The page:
China has set out on an ambitious agenda of aiming to become the world leader in artificial intelligence by 2030. Policy experiments for a critical part of China’s AI development strategy, and to that end multiple government think tanks have set out formulating standards that may impact AI innovation in China.

The China Electronics Standardization Institute (“CESI”), the major think tank responsible for standardization work under the Ministry of Industry and Information Technology (“MIIT”), is one of the key players in AI standardization in China. On January 24, 2018, CESI released the Artificial Intelligence Standardization Whitepaper, which summarizes current developments in AI technology, standardization processes in other countries, China’s AI standardization framework and China’s plan for developing AI capabilities going forward.

Since the release of that whitepaper, CESI continued its standardization work on two parallel tracks.  As the lead agency for China, CESI has been actively engaged in developing international standards. It is an active member of the ISO/IEC JTC 1/SC 42 subcommittee that develops international standards for the AI industry.

To both support CESI’s international standard-setting work and to develop China’s domestic AI standardization framework, CESI has established three working groups: one working group aiming to produce guidelines for establishing the AI standardization system in China, one working group focusing on AI and open source, and another on AI and social ethics. The three working groups are due to produce papers that will guide China’s standardization efforts in the years to come by the end of this year.  CESI aims to leverage China’s domestic standardization work in the development of international standards, while at the same time to learn from international stakeholders when formulating its own standards.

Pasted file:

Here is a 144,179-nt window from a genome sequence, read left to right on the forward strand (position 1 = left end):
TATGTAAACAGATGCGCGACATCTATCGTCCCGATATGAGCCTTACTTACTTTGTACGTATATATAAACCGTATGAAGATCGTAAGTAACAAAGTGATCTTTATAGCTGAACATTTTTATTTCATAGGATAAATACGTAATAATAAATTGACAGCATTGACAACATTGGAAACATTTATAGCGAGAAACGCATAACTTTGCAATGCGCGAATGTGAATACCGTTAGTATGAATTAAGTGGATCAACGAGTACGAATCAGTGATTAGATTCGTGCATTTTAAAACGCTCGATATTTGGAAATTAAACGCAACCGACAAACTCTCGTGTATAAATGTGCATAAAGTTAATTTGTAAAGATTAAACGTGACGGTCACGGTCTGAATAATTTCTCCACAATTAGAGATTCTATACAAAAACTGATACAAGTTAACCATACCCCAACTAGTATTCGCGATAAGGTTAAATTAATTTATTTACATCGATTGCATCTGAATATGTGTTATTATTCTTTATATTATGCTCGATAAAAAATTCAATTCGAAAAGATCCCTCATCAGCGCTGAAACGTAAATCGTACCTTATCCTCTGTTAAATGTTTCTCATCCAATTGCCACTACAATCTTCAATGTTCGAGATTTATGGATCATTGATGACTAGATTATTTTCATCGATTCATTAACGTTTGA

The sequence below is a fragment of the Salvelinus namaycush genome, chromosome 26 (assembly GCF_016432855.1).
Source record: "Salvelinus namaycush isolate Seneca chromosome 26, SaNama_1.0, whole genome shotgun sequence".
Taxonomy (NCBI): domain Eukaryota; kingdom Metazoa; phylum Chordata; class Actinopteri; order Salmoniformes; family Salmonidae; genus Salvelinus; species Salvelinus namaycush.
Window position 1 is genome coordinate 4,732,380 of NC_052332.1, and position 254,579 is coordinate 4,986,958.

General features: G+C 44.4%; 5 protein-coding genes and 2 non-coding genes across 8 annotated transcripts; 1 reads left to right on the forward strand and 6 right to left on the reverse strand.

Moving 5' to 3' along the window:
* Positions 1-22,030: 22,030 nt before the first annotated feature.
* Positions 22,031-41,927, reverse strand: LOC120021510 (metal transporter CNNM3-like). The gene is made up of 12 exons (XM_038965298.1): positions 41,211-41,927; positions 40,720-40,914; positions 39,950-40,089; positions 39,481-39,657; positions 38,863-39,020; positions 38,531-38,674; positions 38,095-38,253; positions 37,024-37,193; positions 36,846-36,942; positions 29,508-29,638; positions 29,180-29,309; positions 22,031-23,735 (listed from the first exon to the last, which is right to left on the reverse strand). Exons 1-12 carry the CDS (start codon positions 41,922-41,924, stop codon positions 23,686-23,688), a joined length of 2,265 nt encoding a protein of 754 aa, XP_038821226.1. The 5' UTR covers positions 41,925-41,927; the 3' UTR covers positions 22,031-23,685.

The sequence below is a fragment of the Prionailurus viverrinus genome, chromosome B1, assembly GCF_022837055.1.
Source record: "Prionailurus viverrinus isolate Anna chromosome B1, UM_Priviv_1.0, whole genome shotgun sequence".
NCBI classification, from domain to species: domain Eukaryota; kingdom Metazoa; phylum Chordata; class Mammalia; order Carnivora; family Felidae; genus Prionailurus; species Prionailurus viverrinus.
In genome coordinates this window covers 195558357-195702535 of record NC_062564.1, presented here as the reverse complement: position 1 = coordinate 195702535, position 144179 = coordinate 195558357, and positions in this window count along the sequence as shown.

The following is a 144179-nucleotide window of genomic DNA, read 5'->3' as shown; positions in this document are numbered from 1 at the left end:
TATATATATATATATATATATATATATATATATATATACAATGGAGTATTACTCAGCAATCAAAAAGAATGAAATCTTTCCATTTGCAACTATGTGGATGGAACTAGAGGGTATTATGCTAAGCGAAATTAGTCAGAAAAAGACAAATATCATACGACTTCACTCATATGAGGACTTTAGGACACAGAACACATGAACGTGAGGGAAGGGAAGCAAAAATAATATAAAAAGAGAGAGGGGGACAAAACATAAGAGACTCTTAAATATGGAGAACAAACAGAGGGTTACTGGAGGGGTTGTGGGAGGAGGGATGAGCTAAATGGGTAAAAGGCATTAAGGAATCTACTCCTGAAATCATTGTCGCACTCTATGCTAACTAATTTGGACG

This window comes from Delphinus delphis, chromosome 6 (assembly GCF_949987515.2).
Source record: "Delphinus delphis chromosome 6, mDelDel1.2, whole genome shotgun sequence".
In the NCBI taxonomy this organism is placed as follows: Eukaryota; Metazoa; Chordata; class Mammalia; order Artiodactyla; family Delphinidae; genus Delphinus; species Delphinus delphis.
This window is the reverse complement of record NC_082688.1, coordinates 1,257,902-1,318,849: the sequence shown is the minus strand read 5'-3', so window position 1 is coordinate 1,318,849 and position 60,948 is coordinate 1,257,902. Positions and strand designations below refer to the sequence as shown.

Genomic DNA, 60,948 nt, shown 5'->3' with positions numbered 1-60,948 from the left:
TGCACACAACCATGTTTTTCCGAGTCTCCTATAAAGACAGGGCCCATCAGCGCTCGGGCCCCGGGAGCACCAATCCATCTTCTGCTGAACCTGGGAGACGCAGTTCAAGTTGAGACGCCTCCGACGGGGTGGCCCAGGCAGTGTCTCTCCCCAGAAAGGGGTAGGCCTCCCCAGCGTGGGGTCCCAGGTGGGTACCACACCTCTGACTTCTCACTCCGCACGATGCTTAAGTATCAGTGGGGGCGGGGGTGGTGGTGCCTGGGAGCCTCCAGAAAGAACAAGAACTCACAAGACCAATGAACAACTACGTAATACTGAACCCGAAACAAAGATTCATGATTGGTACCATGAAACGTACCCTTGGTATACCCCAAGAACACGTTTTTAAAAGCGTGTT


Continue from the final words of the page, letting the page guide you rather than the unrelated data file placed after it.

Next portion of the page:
Some of the national AI standards led by CESI have already been finalized, such as Specification of Programming Interfaces for Chinese Speech Recognition Internet Services. More standards are under development or slated for development in the near future.  These standards cover the categories of testing and evaluation, AI platforms, edge intelligent computing and chip, machine learning, computer vision, human-machine interaction, augmented reality, virtual reality, robotics, smart home, intelligent medicine and AI security.

In parallel, other government think tanks are also moving forward on developing industry standards for AI. The Artificial Intelligence Industry Alliance (AIIA), an industry alliance established by China’s regulators with about 200 members, is seeking to develop industry standards on assessment and certification industry systems for AI products and services. These standards will set out requirements and testing methods for AI hardware and AI platforms for services based on voice, language and images.

Interested stakeholders may wish to closely follow progress being made by CESI, AIIA, and other agencies.

Many thanks to Zhijing Yu and Runze Li for their contributions to this post.